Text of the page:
One of the most important parts of growing up and becoming a mature adult is realizing that you aren’t perfect, that you’re bound to make many mistakes throughout your years, that you need to accept responsibility for your errors, and that every action comes with consequences.
Indeed, knowing how to swallow your pride and face up to your actions is one of the true signs that you have integrity as a person.
And part of accepting responsibility for your mistakes is apologizing to those you’ve wronged. Unfortunately, people tend to get this wrong. It’s not enough to say “Sorry” and move on. There’s a lot more to it than that—if you don’t want to come off as an immature brat, anyway.
What Is an Apology?
An apology is an expression of regret for wrongdoing, and an important step toward reconciliation in a damaged relationship. Whether between parent and child, husband and wife, boss and employee, two or more friends—it’s an important life skill to develop because you are going to commit wrongs and you will need to apologize for them.
Note that an apology isn’t just acknowledging that you’ve done something wrong, but expressing regret for what you’ve done wrong. Which means you need to believe that what you did was truly wrong. And you need to be remorseful about it. Without remorse, apologies are empty and meaningless—and this is where a lot of less mature people stumble. If you don’t have the capacity to feel remorse for your actions, your relationships will keep breaking instead of growing stronger.
How to Apologize Like an Adult: 5 Steps
1. Acknowledge That You’ve Hurt Them
There are actually two parts to this step: first, realizing that you’ve hurt someone or done something wrong to them, and second, verbally letting them know that you’ve come to this realization. The second part is crucial because it’s the initiating step of the apology. It opens up a dialogue between you and the wronged party, bringing everything to the table for discussion and, hopefully, a resolution. In many ways, that makes this the hardest step. You can’t skip it.
2. Don’t Make Excuses or Try to Justify Yourself
The crux of a proper apology revolves around the fact that your actions wronged somebody. The implicit truth here is that you are at fault. It doesn’t matter why you did what you did; what matters is that you did do what you did and they got hurt because of it. Keep the focus of the apology on them, not you. The goal of an apology is restored relationship, and that can’t happen if you hog the spotlight.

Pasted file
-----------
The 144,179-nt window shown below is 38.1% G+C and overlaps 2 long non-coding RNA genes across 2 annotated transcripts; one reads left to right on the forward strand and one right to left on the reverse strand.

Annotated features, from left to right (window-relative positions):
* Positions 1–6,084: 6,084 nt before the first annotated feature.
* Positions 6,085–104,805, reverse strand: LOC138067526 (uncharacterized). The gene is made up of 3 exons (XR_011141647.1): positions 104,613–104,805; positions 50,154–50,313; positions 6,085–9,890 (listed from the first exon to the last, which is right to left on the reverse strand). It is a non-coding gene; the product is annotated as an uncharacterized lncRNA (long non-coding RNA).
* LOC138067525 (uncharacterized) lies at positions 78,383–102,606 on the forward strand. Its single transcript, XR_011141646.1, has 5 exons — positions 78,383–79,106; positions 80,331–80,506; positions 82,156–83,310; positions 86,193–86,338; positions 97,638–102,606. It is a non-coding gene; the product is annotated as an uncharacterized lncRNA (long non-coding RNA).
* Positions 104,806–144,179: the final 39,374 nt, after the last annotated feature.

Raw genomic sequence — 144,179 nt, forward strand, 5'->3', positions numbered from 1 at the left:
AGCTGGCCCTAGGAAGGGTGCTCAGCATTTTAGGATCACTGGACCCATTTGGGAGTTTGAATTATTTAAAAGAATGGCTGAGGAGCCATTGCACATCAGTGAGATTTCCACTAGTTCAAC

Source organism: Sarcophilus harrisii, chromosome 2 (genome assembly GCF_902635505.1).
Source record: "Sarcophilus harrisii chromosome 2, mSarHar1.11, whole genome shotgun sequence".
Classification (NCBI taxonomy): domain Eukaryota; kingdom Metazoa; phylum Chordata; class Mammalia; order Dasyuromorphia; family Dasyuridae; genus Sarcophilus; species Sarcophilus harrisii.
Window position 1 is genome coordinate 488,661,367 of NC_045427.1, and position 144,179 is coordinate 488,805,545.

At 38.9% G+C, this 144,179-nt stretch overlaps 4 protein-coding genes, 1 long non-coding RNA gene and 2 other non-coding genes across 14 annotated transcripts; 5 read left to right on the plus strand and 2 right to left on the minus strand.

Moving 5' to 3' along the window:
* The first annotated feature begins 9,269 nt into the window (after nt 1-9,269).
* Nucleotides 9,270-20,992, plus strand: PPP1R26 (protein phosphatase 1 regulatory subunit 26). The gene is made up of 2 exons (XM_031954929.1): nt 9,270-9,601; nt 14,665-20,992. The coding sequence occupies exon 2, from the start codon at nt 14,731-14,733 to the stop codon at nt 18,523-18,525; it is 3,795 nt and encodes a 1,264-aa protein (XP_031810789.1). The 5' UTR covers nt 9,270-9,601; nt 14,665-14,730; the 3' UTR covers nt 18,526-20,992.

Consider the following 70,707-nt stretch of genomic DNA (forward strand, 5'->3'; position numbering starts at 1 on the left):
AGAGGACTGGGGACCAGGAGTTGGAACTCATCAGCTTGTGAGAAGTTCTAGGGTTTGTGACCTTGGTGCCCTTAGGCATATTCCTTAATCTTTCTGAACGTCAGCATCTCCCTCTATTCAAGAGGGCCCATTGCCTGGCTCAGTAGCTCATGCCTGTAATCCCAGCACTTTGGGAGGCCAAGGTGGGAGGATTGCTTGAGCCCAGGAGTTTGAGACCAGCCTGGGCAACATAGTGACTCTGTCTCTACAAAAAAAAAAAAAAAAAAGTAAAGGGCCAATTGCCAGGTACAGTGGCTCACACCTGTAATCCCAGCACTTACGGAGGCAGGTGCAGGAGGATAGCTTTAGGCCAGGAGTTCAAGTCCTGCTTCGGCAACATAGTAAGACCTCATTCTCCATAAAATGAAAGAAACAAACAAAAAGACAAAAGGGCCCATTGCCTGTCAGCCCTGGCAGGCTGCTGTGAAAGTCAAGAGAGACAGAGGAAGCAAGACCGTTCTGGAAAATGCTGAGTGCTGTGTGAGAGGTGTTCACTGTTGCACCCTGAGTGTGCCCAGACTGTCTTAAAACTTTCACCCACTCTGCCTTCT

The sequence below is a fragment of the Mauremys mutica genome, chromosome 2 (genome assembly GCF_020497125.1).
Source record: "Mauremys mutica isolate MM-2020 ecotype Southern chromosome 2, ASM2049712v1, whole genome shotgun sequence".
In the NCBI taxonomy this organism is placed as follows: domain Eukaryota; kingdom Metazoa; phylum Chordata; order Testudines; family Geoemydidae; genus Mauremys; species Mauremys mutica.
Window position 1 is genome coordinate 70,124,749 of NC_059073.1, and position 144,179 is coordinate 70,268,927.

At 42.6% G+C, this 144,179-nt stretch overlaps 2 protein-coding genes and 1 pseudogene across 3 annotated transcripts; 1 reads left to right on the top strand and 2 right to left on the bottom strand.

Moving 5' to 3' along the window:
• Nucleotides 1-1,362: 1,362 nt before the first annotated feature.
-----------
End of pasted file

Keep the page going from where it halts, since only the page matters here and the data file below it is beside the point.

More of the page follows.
Try to put yourself in their shoes to see why this is a bad idea. If someone offended you, you wouldn’t care why they did it, right? What matters is that they recognize they hurt you and feel remorse over it. A good explanation rarely softens the blow; in fact, it often stokes the coals and causes a greater rift in the relationship. By attempting to explain your behavior, you’re unconsciously suggesting that you haven’t done anything wrong and that their feelings are invalid.
If you ever find yourself saying “I’m sorry, but…” then your apology might be insincere.
3. Right Your Wrongdoing, If Possible
Not all wrongs can be made right via physical action, but you should always do something to show that your remorse is more than just words. For example, if you borrowed from a friend and forgot to pay them back, make haste and give them what they’re due (and if you’re really sorry, give them a little extra for the trouble). If you forget your mother’s birthday, a belated gift is better than nothing at all. If your spouse doesn’t like the trajectory of your relationship with a coworker, perhaps it’s time to set boundaries for that relationship. Whatever you do, it’s important that your reconciliatory action is related to the original wrongdoing.
4. Ask for Forgiveness
A lot of people assume that the act of apologizing inherently carries a petition for forgiveness, but it’s a lot more meaningful if you directly and verbally ask for it. “Can you forgive me?” may sound dramatic. It may feel weird saying it, especially if you’ve never said it before. But that uneasiness and discomfort show how important those words are.
You’re the one who hurt them—the least you can do is suffer a little discomfort to ask this very important question. You caused a rift in your relationship with your wrongdoing; this question shifts the power dynamic of your relationship in their favor. It’s now up to them whether they want to forgive you. If they do forgive you, the power dynamic is resolved and returns to normal. If they don’t forgive you, you have no right to be angry with them. As the wounded party, it’s their call.
5. Learn From the Experience
Hopefully you’ve reconciled and things are back to normal, or at least on the path toward going back to normal. However, for your apology to be meaningful, you need to learn from it and avoid committing the same mistake(s) in the future. A mature adult doesn’t get locked into an endless cycle of apologizing for the same wrongdoing; a few times, maybe, but eventually the mature adult grows from the experience and changes for the better. After all, that’s what maturity means, isn’t it? Change and growth.
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